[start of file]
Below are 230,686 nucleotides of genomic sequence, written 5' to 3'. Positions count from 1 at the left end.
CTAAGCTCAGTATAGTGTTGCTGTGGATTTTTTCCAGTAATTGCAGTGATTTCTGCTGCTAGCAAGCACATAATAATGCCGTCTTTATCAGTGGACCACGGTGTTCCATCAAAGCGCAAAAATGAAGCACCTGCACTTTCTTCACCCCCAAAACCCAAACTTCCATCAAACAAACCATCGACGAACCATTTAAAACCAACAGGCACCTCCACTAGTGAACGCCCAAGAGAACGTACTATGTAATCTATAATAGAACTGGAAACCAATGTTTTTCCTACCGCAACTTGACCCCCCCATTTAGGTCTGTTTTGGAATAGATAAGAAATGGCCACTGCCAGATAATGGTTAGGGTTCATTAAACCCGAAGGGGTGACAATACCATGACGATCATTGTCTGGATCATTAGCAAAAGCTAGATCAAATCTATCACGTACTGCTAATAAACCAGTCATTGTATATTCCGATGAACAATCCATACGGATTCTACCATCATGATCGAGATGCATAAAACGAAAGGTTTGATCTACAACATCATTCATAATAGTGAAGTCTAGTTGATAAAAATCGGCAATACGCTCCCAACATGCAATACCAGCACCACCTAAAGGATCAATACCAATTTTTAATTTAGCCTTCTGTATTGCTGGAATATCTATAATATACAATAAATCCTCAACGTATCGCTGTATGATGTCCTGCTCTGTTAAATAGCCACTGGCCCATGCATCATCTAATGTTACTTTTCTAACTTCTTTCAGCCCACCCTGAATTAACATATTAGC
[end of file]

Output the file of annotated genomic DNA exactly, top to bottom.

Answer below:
Below are 230,686 nucleotides of genomic sequence, written 5' to 3'. Positions count from 1 at the left end.
CTAAGCTCAGTATAGTGTTGCTGTGGATTTTTTCCAGTAATTGCAGTGATTTCTGCTGCTAGCAAGCACATAATAATGCCGTCTTTATCAGTGGACCACGGTGTTCCATCAAAGCGCAAAAATGAAGCACCTGCACTTTCTTCACCCCCAAAACCCAAACTTCCATCAAACAAACCATCGACGAACCATTTAAAACCAACAGGCACCTCCACTAGTGAACGCCCAAGAGAACGTACTATGTAATCTATAATAGAACTGGAAACCAATGTTTTTCCTACCGCAACTTGACCCCCCCATTTAGGTCTGTTTTGGAATAGATAAGAAATGGCCACTGCCAGATAATGGTTAGGGTTCATTAAACCCGAAGGGGTGACAATACCATGACGATCATTGTCTGGATCATTAGCAAAAGCTAGATCAAATCTATCACGTACTGCTAATAAACCAGTCATTGTATATTCCGATGAACAATCCATACGGATTCTACCATCATGATCGAGATGCATAAAACGAAAGGTTTGATCTACAACATCATTCATAATAGTGAAGTCTAGTTGATAAAAATCGGCAATACGCTCCCAACATGCAATACCAGCACCACCTAAAGGATCAATACCAATTTTTAATTTAGCCTTCTGTATTGCTGGAATATCTATAATATACAATAAATCCTCAACGTATCGCTGTATGATGTCCTGCTCTGTTAAATAGCCACTGGCCCATGCATCATCTAATGTTACTTTTCTAACTTCTTTCAGCCCACCCTGAATTAACATATTAGC